PixelPlayer to Learn How Extract Musical Instrument

Massachusetts Institute of Technology scientists created new neural network
06 July 2018   307

Scientist from MIT managed to create a neural network called PixelPlayer, which is able to indetify and extact the sound of individual musical instruments. The key feature of the development is the use of the method of spontaneous learning. This is reported by Analytics Vidhya.

In similar developments, the method of controlled learning was previously used. As input data, the AI ​​received marked audio files, the manual marking of which required a lot of time. PixelPlayer processes video - this allows to opt out of the preliminary preparation of information. Spontaneous training eliminated the human factor and accelerated the process.

Development involves three algorithms at once. The first processes the video, the second - the audio track, and the third synchronizes the data. PixelPlayer determines the sound pertaining to each pixel in the image. In this way, the neural network detects individual instruments and determines the melody to be released.

After 60 hours of training, the AI ​​was able to recognize with high accuracy individual melodies on new video recordings that had not been shown to it before. According to the developers, PixelPlayer is able to identify up to 20 different tools. This number can be increased by providing additional data for processing. Errors occur about trying to divide class-like instruments, for example, saxophone-alto and tenor.

PixelPlayer has already considerable potential for practical application. With this tool the quality of old live recordings can be improved. Amateur musicians often try to "remove" a certain party aurally, and the development of MIT scientists can simplify this task.

AI to be Used to Create 3D Motion Sculptures

The system developed by the MIT and Berkeley scientists is called MoSculp and is based on artificial inteligence
21 September 2018   119

MoSculp, the joint work of MIT scientists and the University of California at Berkeley, is built on the basis of a neural network. The development analyzes the video recording of a moving person and generates what the creators called "interactive visualization of form and time." According to the lead specialist of the project Xiuming Zhang, software will be useful for athletes for detailed analysis of movements.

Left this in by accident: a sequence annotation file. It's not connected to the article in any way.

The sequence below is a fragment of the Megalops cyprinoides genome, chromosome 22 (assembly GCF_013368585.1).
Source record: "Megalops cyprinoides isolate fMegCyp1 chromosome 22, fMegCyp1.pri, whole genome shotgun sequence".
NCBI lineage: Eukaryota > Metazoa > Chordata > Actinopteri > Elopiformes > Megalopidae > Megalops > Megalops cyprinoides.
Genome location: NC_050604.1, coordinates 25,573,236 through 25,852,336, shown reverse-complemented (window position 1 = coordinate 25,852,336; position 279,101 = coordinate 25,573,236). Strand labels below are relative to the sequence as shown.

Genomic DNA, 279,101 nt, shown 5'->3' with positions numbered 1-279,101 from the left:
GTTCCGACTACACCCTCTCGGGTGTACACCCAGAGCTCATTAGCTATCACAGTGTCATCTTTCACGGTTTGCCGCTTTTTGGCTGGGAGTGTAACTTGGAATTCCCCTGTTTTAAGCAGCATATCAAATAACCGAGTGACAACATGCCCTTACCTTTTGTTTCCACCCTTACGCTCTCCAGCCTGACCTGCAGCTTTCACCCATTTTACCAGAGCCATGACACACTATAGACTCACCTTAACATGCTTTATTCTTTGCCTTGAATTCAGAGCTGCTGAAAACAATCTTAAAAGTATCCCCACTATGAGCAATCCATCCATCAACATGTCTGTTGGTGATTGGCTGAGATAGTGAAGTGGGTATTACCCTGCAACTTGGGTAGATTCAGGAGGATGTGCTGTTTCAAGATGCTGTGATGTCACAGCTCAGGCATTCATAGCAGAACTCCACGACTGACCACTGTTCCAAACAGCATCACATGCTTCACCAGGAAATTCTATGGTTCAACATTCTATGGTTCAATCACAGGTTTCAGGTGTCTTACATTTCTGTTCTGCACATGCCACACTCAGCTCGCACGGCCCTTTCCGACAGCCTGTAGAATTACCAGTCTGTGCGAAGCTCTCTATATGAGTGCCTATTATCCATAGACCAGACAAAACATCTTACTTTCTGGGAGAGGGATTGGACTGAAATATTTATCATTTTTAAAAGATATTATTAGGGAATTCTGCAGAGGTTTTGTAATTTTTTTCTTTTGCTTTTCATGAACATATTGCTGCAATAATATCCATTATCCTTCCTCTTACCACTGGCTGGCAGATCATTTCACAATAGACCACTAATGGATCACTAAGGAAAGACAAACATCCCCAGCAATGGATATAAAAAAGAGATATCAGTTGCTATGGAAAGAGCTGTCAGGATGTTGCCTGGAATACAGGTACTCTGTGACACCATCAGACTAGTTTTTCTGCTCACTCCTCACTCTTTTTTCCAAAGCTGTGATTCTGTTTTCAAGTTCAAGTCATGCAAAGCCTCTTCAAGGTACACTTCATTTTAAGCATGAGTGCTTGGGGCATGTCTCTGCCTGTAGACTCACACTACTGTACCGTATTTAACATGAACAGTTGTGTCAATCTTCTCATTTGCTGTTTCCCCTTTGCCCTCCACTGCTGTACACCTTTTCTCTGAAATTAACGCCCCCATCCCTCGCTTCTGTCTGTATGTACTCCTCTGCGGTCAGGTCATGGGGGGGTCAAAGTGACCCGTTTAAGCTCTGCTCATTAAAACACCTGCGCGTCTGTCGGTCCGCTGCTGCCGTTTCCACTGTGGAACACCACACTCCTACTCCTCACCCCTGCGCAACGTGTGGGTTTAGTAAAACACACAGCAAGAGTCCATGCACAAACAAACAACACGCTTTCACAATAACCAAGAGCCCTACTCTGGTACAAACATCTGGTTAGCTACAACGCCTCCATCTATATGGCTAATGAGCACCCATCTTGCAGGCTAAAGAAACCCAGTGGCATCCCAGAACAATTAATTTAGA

At the first stage, the system scans the video frame-by-frame and determines the position of key points of the object's body, such as elbows, knees, ankles. For this, scientists decided to resort to the OpenPose library, developed by the Carnegie Mellon University. Based on the received data, the neural network compiles a 3D model of the person in each frame, and calculates the trajectory of the motion, obtaining a "motion sculpture".

At this stage, the image, according to the developers, suffers from a lack of textures and details, so the application integrates the "sculpture" in the original video. To avoid overlapping, MoSculp calculates a depth map for the original object and the 3D model.

MoSculp 3D Model
MoSculp 3D Model

The operator can adjust the image during the processing, select the "sculpture" material, color, lighting, and also what parts of the body will be tracked. The system is able to print the result using a 3D printer.

The team of researchers announced plans to further develop the MoSculp technology. Developers want to achieve from the processing system more than one object on the video, which is currently impossible. The creators of the technology believe that the program will be used to study group dynamics, social disorders and interpersonal interactions.

The principle of creating a 3D model based on human movements has been used before. For example, in August 2018, scientists at the same University of California at Berkeley demonstrated an algorithm that transfers the movements of one person to another.